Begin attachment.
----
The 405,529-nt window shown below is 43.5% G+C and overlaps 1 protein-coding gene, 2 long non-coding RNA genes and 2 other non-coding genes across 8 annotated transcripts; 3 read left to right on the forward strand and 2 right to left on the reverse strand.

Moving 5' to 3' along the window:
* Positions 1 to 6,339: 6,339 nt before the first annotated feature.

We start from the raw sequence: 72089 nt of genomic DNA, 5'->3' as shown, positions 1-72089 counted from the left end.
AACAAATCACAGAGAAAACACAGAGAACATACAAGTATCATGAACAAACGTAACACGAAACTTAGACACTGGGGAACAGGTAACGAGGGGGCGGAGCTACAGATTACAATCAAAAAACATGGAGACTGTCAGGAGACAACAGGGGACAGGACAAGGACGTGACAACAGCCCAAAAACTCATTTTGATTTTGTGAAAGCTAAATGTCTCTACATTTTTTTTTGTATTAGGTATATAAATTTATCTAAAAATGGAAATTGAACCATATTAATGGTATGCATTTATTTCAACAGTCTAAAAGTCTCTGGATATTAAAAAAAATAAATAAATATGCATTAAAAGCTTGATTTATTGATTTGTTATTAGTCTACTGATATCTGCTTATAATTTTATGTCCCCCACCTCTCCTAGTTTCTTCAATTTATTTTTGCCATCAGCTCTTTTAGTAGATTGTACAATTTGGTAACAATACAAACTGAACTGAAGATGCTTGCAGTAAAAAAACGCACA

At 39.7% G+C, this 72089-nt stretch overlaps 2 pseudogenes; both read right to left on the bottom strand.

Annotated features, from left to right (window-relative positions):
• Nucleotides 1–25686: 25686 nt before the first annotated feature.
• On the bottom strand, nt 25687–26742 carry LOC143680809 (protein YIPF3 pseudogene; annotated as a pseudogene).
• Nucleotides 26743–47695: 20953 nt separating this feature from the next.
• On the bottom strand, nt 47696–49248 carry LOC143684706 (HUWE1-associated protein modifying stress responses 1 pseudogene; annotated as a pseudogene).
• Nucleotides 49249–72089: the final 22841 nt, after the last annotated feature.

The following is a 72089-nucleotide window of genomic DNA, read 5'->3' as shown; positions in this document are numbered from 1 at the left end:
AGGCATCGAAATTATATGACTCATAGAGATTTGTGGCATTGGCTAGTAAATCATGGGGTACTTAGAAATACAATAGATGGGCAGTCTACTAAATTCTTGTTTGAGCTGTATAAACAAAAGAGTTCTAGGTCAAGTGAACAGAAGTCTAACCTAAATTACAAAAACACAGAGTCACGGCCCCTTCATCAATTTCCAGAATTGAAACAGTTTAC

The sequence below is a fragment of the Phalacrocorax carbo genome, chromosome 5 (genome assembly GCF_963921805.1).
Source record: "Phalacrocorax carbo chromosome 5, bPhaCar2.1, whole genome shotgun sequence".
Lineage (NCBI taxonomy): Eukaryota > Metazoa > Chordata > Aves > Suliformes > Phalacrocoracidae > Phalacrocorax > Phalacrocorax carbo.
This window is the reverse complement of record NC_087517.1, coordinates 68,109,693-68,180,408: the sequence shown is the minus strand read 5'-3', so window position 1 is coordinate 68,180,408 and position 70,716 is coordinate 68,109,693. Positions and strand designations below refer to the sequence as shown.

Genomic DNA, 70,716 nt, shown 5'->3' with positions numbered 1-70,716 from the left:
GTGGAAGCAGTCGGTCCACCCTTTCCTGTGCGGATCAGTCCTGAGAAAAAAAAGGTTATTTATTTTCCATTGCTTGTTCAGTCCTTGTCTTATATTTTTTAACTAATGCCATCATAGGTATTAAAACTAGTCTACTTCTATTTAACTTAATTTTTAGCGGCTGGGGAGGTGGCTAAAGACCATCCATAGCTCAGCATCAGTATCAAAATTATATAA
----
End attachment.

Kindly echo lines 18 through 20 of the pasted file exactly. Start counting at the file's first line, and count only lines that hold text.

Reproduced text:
This window is the reverse complement of record NC_087517.1, coordinates 68,109,693-68,180,408: the sequence shown is the minus strand read 5'-3', so window position 1 is coordinate 68,180,408 and position 70,716 is coordinate 68,109,693. Positions and strand designations below refer to the sequence as shown.

Genomic DNA, 70,716 nt, shown 5'->3' with positions numbered 1-70,716 from the left:
GTGGAAGCAGTCGGTCCACCCTTTCCTGTGCGGATCAGTCCTGAGAAAAAAAAGGTTATTTATTTTCCATTGCTTGTTCAGTCCTTGTCTTATATTTTTTAACTAATGCCATCATAGGTATTAAAACTAGTCTACTTCTATTTAACTTAATTTTTAGCGGCTGGGGAGGTGGCTAAAGACCATCCATAGCTCAGCATCAGTATCAAAATTATATAA